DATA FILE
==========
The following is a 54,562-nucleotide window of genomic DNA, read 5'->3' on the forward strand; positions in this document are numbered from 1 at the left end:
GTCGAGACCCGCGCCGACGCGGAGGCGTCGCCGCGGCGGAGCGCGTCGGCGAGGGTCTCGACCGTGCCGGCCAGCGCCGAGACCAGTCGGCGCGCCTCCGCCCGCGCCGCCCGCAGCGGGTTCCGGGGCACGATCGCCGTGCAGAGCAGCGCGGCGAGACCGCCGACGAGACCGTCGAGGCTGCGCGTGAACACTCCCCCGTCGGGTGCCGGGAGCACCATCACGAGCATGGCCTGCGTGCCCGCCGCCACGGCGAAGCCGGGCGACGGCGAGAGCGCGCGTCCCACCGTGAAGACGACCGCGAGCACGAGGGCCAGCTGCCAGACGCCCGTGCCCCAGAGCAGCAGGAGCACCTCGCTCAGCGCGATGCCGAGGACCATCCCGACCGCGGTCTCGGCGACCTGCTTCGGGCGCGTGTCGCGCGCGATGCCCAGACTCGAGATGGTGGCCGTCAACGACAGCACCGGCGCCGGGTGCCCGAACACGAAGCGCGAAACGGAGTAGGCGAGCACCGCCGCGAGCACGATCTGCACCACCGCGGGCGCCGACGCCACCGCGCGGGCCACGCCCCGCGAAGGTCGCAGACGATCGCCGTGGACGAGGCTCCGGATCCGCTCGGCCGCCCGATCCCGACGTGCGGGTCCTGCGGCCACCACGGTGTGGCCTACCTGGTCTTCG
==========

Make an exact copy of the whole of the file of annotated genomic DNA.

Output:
The following is a 54,562-nucleotide window of genomic DNA, read 5'->3' on the forward strand; positions in this document are numbered from 1 at the left end:
GTCGAGACCCGCGCCGACGCGGAGGCGTCGCCGCGGCGGAGCGCGTCGGCGAGGGTCTCGACCGTGCCGGCCAGCGCCGAGACCAGTCGGCGCGCCTCCGCCCGCGCCGCCCGCAGCGGGTTCCGGGGCACGATCGCCGTGCAGAGCAGCGCGGCGAGACCGCCGACGAGACCGTCGAGGCTGCGCGTGAACACTCCCCCGTCGGGTGCCGGGAGCACCATCACGAGCATGGCCTGCGTGCCCGCCGCCACGGCGAAGCCGGGCGACGGCGAGAGCGCGCGTCCCACCGTGAAGACGACCGCGAGCACGAGGGCCAGCTGCCAGACGCCCGTGCCCCAGAGCAGCAGGAGCACCTCGCTCAGCGCGATGCCGAGGACCATCCCGACCGCGGTCTCGGCGACCTGCTTCGGGCGCGTGTCGCGCGCGATGCCCAGACTCGAGATGGTGGCCGTCAACGACAGCACCGGCGCCGGGTGCCCGAACACGAAGCGCGAAACGGAGTAGGCGAGCACCGCCGCGAGCACGATCTGCACCACCGCGGGCGCCGACGCCACCGCGCGGGCCACGCCCCGCGAAGGTCGCAGACGATCGCCGTGGACGAGGCTCCGGATCCGCTCGGCCGCCCGATCCCGACGTGCGGGTCCTGCGGCCACCACGGTGTGGCCTACCTGGTCTTCG